Part 7 out of 16
"About your being rather hard up. Have you thought of that plan--"
"Just leave me alone, will you?" said Grandcourt, in his lowest audible
tone, tossing his cigar into the fire, and rising to walk away.
He spent the evening in the solitude of the smaller drawing-room, whose,
with various new publications on the table of the kind a gentleman may
like to have on hand without touching, he employed himself (as a
philosopher might have done) in sitting meditatively on the sofa and
abstaining from literature--political, comic, cynical, or romantic. In
this way hours may pass surprisingly soon, without the arduous invisible
chase of philosophy; not from love of thought, but from hatred of effort--
from a state of the inward world, something like premature age, where the
need for action lapses into a mere image of what has been, is, and may or
might be; where impulse is born and dies in a phantasmal world, pausing in
rejection of even a shadowy fulfillment. That is a condition which often
comes with whitening hair; and sometimes, too, an intense obstinacy and
tenacity of rule, like the main trunk of an exorbitant egoism, conspicuous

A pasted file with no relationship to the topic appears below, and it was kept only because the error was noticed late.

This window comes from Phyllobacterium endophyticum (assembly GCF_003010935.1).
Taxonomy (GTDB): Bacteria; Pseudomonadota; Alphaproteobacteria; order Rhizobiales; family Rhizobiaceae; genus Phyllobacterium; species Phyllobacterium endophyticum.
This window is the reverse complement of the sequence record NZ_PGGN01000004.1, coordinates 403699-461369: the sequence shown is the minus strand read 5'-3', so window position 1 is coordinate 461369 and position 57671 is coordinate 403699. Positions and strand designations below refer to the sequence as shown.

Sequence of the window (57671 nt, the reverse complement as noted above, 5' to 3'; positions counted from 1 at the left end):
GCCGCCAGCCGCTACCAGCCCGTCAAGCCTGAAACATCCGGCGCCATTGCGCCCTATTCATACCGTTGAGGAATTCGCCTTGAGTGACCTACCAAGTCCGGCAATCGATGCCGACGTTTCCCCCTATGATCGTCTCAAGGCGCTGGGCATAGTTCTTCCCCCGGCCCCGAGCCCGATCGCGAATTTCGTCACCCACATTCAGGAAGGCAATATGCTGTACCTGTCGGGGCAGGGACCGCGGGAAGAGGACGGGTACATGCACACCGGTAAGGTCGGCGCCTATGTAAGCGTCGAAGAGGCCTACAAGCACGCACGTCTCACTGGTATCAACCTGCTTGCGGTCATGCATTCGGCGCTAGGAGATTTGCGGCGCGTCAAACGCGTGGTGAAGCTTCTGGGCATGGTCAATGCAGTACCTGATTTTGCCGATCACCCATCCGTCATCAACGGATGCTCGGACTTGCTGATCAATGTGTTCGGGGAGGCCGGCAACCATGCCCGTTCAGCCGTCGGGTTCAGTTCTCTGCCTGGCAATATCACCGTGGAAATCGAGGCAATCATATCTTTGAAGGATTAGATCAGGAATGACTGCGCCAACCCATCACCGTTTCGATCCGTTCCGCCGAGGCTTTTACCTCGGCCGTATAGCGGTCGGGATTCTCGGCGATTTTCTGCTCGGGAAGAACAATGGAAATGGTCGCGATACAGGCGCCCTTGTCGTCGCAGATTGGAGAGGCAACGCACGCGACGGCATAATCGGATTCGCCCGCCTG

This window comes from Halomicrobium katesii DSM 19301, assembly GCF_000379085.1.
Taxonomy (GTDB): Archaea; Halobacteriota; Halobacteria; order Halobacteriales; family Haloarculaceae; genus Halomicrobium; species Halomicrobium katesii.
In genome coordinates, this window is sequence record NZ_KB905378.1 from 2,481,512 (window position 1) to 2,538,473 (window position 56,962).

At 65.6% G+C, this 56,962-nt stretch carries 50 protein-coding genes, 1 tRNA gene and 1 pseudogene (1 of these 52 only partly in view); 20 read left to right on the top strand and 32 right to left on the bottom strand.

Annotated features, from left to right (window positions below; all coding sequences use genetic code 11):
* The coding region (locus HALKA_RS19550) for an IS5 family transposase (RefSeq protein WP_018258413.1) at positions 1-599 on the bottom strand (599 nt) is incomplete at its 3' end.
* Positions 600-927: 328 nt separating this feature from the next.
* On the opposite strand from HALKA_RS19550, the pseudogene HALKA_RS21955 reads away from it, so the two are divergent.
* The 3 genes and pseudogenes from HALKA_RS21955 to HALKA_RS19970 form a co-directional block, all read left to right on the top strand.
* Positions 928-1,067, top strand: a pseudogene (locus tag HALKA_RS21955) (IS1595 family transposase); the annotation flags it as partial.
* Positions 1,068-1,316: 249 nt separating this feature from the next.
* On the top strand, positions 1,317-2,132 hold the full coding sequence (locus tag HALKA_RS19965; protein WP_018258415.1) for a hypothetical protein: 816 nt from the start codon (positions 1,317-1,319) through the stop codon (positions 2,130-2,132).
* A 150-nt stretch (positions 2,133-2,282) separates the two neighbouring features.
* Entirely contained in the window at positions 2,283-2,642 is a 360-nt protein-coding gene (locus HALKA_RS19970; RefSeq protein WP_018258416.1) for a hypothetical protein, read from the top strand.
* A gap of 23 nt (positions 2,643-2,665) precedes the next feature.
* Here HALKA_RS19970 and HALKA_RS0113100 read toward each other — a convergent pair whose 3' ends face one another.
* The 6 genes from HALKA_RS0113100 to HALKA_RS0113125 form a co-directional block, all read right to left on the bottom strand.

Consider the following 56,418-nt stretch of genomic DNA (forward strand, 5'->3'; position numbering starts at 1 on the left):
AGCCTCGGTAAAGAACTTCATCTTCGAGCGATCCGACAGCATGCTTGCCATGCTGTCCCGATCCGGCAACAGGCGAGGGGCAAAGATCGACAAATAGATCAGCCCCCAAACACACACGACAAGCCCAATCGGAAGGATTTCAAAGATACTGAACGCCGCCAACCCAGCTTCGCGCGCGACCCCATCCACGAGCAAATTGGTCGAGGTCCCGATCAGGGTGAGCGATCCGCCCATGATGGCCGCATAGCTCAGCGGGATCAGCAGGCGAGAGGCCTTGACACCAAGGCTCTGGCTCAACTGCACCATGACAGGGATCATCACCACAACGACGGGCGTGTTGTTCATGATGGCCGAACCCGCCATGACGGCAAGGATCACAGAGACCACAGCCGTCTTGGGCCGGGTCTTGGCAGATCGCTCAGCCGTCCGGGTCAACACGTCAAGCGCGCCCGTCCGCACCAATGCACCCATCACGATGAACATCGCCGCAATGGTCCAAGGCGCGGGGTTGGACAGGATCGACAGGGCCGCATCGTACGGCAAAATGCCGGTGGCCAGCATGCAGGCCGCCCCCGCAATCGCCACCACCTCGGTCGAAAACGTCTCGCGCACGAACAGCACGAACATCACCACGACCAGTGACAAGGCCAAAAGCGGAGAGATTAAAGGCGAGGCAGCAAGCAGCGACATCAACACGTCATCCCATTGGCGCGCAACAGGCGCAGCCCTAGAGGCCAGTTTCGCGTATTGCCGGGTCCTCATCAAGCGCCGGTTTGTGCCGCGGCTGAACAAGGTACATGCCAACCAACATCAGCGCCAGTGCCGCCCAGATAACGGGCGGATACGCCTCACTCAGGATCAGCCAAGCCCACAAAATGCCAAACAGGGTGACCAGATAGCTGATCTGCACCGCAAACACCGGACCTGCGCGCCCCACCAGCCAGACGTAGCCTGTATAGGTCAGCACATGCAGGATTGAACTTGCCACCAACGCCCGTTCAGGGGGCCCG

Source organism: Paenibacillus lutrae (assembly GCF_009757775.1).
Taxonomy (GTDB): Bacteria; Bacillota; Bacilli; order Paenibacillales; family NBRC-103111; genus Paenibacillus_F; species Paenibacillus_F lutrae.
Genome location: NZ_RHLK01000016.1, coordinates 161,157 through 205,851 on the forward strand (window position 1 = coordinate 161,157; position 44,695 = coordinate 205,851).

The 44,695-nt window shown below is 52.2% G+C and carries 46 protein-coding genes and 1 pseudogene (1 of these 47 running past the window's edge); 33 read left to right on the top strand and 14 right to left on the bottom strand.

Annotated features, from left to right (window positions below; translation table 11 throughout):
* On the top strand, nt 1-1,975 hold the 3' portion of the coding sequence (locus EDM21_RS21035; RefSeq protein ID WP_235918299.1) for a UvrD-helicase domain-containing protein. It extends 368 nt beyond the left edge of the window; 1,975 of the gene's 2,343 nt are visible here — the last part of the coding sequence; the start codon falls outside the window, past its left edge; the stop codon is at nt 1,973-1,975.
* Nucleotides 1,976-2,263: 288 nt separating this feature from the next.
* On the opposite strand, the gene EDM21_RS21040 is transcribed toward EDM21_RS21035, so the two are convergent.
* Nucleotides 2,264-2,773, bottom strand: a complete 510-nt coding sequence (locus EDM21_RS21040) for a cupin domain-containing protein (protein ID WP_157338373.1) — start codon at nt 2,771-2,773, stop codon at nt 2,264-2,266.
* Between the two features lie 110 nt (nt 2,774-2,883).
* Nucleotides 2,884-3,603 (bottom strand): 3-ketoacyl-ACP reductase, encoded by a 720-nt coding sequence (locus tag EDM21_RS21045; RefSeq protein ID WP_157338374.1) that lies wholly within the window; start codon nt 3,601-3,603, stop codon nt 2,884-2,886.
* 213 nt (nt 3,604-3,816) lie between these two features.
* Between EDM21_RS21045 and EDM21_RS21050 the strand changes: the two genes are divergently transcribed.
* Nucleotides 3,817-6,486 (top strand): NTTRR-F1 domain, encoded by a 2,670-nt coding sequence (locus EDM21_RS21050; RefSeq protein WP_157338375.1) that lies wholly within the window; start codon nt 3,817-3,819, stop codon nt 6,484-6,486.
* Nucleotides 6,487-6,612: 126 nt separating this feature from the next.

in proportion as the varied susceptibilities of younger years are stripped
But Grandcourt's hair, though he had not much of it, was of a fine, sunny
blonde, and his moods were not entirely to be explained as ebbing energy.
We mortals have a strange spiritual chemistry going on within us, so that
a lazy stagnation or even a cottony milkiness may be preparing one knows
not what biting or explosive material. The navvy waking from sleep and
without malice heaving a stone to crush the life out of his still sleeping
comrade, is understood to lack the trained motive which makes a character
fairly calculable in its actions; but by a roundabout course even a
gentleman may make of himself a chancy personage, raising an uncertainty
as to what he may do next, that sadly spoils companionship.
Grandcourt's thoughts this evening were like the circlets one sees in a
dark pool, continually dying out and continually started again by some
impulse from below the surface. The deeper central impulse came from the
image of Gwendolen; but the thoughts it stirred would be imperfectly
illustrated by a reference to the amatory poets of all ages. It was
characteristic that he got none of his satisfaction from the belief that
Gwendolen was in love with him; and that love had overcome the jealous
resentment which had made her run away from him. On the contrary, he
believed that this girl was rather exceptional in the fact that, in spite
of his assiduous attention to her, she was not in love with him; and it
seemed to him very likely that if it had not been for the sudden poverty
which had come over her family, she would not have accepted him. From the
very first there had been an exasperating fascination in the tricksiness
with which she had--not met his advances, but--wheeled away from them. She